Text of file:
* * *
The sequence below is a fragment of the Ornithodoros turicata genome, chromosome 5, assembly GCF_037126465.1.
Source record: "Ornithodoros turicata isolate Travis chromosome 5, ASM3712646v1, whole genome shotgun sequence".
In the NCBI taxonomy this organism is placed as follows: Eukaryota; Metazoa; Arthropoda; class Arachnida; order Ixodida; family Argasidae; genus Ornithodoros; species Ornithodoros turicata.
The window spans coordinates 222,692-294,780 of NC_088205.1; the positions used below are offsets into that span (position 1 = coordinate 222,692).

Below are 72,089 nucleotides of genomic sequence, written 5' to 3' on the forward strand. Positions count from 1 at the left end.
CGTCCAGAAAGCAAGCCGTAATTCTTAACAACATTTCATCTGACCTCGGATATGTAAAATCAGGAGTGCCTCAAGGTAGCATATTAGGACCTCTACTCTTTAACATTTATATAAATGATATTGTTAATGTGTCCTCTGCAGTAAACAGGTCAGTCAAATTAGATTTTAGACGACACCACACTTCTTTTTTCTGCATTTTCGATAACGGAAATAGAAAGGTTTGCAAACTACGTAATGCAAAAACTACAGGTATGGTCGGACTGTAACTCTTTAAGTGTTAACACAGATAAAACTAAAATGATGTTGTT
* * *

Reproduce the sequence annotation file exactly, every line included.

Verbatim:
The sequence below is a fragment of the Ornithodoros turicata genome, chromosome 5, assembly GCF_037126465.1.
Source record: "Ornithodoros turicata isolate Travis chromosome 5, ASM3712646v1, whole genome shotgun sequence".
In the NCBI taxonomy this organism is placed as follows: Eukaryota; Metazoa; Arthropoda; class Arachnida; order Ixodida; family Argasidae; genus Ornithodoros; species Ornithodoros turicata.
The window spans coordinates 222,692-294,780 of NC_088205.1; the positions used below are offsets into that span (position 1 = coordinate 222,692).

Below are 72,089 nucleotides of genomic sequence, written 5' to 3' on the forward strand. Positions count from 1 at the left end.
CGTCCAGAAAGCAAGCCGTAATTCTTAACAACATTTCATCTGACCTCGGATATGTAAAATCAGGAGTGCCTCAAGGTAGCATATTAGGACCTCTACTCTTTAACATTTATATAAATGATATTGTTAATGTGTCCTCTGCAGTAAACAGGTCAGTCAAATTAGATTTTAGACGACACCACACTTCTTTTTTCTGCATTTTCGATAACGGAAATAGAAAGGTTTGCAAACTACGTAATGCAAAAACTACAGGTATGGTCGGACTGTAACTCTTTAAGTGTTAACACAGATAAAACTAAAATGATGTTGTT